David Bell, a Charlotte Street resident and core member of SORE (Save Our Randwook Estate), questions why he was denied a request to appear before council Monday regarding the role of the municipal heritage committee and its input at the approval stage for development of a six-storey hotel on the Randwood property.
Bell was requesting council to ensure the MHC would have ample opportunity to review the site plan for Two Sisters' hotel and conference centre proposal, and report to council on its findings, as stated in a 2011 Official Plan amendment.
The gist of his delegation last week was to explain a 2011 Official Plan and zoning amendment to allow a hotel, as well as the status of a holding zone that would delay approval of the amendment until after the site plan approval stage.
To clear up confusion surrounding that holding zone status, and how it affects issues such as the height and location of buildings and whether there would be a role of the MHC at the site plan approval stage, planning director Criag Larmour was asked to prepare an explanatory report, which he did, dated July 12.
After Bell saw the report, he asked, before the deadline for a delegation application, to speak to council about the information in the report – and the information that wasn't included.
He felt it didn't adequately address his concerns, specifically the role of the MHC. He wants council to give the heritage advisory committee a final look at the site plan before it's approved by council — which, as he said to councillors last week, was clearly intended by the council of 2011. He is hoping council will commit to acknowledging and respecting the 2011 agreements.
But Bell's delegation application was denied by Town clerk Peter Todd, based on a decision that it contained no new “significant” information from Bell's delegation the week before.
“Rather strange that my delegation was refused because it did not contain any new information,” said Bell, “considering that I was responding to an information report that did not exist until July 12.”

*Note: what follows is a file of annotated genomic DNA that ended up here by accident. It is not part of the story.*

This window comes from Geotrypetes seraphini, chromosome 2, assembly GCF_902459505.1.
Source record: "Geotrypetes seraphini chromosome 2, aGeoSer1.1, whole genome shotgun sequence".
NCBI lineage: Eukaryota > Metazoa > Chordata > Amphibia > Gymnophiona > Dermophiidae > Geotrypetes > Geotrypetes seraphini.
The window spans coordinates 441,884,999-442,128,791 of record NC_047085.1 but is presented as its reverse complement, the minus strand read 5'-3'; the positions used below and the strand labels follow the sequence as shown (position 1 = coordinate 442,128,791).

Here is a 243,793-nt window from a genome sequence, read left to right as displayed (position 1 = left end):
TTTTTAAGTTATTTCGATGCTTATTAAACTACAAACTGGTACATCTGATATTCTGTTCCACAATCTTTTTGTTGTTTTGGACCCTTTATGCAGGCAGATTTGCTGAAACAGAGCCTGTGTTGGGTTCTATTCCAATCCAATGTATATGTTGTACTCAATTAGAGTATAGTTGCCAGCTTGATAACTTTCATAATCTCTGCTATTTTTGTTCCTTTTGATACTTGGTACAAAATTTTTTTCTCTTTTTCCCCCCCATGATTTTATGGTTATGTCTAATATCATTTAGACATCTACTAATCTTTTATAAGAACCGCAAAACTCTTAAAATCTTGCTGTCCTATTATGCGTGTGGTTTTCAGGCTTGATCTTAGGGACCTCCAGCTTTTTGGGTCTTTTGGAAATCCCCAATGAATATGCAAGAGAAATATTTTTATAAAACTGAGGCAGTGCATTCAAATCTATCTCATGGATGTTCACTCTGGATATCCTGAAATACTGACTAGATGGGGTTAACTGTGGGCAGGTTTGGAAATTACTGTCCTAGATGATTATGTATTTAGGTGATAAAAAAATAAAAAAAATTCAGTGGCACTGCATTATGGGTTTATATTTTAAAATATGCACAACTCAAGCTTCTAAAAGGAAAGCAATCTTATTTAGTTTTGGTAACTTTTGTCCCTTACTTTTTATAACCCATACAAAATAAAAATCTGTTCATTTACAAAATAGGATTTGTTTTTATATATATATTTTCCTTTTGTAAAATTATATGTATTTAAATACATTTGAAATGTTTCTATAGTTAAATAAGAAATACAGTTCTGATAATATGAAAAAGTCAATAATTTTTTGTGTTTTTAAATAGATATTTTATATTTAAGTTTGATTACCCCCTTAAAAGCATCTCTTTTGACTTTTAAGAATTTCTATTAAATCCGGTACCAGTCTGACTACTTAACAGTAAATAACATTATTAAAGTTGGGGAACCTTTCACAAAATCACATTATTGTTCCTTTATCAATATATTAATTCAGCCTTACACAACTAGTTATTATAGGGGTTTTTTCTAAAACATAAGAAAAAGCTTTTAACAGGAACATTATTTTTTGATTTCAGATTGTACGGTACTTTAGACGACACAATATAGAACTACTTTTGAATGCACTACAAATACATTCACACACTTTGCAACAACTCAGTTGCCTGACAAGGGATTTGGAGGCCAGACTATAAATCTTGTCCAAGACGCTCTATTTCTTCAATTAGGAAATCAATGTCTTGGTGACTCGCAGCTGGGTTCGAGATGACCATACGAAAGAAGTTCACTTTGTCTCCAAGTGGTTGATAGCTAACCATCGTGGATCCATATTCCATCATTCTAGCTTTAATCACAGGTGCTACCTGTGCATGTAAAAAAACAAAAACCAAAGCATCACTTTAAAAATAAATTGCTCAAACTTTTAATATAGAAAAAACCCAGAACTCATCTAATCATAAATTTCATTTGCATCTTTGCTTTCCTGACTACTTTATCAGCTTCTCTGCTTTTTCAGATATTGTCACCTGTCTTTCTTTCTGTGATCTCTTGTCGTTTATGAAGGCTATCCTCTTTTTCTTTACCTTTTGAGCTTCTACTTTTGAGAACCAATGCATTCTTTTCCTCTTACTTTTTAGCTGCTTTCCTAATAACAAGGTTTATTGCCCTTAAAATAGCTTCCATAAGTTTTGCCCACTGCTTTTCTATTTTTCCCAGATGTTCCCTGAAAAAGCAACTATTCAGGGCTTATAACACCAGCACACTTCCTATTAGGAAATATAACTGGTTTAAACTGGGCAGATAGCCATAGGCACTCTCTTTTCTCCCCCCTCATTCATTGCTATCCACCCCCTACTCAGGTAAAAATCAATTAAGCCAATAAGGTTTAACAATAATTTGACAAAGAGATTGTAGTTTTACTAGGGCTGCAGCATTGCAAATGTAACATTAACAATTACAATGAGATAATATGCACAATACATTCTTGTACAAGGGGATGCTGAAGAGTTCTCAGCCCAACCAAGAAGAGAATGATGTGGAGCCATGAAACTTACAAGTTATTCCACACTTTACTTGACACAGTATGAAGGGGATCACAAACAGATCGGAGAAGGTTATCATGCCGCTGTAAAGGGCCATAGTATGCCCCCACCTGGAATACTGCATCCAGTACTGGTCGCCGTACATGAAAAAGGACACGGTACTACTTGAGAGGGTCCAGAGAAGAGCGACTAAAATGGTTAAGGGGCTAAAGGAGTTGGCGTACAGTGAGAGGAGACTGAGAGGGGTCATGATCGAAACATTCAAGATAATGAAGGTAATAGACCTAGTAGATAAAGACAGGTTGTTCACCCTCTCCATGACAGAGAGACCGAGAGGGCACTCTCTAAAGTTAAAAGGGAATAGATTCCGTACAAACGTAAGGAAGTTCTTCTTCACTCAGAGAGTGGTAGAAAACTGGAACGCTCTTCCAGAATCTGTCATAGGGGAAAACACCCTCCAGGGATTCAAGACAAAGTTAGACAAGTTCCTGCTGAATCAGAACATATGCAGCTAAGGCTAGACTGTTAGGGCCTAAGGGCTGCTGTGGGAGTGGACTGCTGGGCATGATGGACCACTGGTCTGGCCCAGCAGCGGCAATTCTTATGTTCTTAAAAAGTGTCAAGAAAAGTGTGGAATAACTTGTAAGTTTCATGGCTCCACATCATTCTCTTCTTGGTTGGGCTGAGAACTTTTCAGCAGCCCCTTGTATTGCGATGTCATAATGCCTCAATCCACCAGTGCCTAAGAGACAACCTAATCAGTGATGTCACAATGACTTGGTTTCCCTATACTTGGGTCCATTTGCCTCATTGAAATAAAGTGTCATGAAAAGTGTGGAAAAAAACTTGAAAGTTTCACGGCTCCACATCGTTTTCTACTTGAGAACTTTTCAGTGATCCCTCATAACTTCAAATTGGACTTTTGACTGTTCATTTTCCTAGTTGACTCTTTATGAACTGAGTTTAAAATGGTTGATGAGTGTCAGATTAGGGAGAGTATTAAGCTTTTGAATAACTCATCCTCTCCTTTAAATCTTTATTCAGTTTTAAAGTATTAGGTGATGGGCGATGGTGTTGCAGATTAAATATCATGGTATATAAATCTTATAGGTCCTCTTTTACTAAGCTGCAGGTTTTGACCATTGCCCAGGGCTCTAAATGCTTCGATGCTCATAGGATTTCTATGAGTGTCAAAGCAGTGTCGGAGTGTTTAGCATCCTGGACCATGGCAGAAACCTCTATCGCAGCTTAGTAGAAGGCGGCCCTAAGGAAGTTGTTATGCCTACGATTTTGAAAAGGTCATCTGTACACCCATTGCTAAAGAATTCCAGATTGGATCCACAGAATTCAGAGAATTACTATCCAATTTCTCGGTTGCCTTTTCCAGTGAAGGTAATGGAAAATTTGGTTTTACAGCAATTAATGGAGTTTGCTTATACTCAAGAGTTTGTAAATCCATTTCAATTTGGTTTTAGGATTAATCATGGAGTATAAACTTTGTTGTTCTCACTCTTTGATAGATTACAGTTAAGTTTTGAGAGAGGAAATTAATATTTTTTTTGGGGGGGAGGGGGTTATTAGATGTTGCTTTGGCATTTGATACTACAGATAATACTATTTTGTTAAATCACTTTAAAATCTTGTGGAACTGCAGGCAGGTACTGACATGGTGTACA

Larmour's report sets out the reasoning behind a holding zone – typically, he said, zoning amendments are approved first in the planning process, and site plan approval later. The work that goes into a site plan can be costly, and a developer is not usually expected to proceed with that stage and pay for the extensive work that goes into it until he knows the necessary zoning amendments have been approved and the project can move ahead. But in the case of a large development, when there is concern from the public, as was the case in 2011, the hold can stall approval of the Official Plan and zoning amendments until after the site plan is reviewed and approved.
The use of the holding zone, said the report, “provides assurances that the zoning approval is not a fait accompli” and final zoning approval will not take place until council passes a bylaw to remove the hold, which can only occur after the site plan has been approved.
The other purpose of Larmour's July 12 report, as directed in a motion by Coun. Betty Disero last week, was to clarify whether council could delegate authority to the Municipal Heritage Committee to provide recommendations to approve or not approve the site plan.
Larmour's report said the MHC, as an advisory committee to council, “does not hold the legal authority to approve the required site plan.”
Bell, in the delegation he had hoped to present Monday, said he had conceded council's authority to approve the site plan last week, but asked council to obey the “spirit” of the 2011 report that the MHC be given the opportunity to provide recommendations to council.
Larmour's report explains that since the Randwood properties are on the municipal register of heritage properties and council has asked for the properties to be given heritage designation, “the MHC is expected to be fully involved in advising council in the continued review of the proposed development of Randwood Estate.”
Should council wish to expand the role of the MHC to include providing recommendations on the approval of site plans, it could do so in an amendment to a bylaw that sets out the responsibilities of the MHC, Larmour said.
In the delegation that he didn't get to make, Bell planned to ask for more information from the planning department on details that need to be addressed before the release of the holding zone — such as protection of the heritage resources and cultural landscape of Randwood, submission of detailed building designs and elevations, landscape and lighting plans, the identification of fire routes, reconstruction of one of the John Street entrances for fire truck access, a report on the state of the bridge to ensure it's capable of supporting fire trucks, and ensuring no negative impact on abutting properties – it's important council understand that is the level of detail that was agreed upon in 2011, said Bell.
He noted from Larmour's advice to council Monday that a revised proposal for the Randwood Estate hotel and conference facility, submitted early this week, will go back to both the MHC and the urban design committee for review and comment, which will necessitate another public meeting. In sending his delegation and comments to councillors this week, he suggested that given the attendance at the last public meeting concerning Randwood, this one be held at the community centre as well.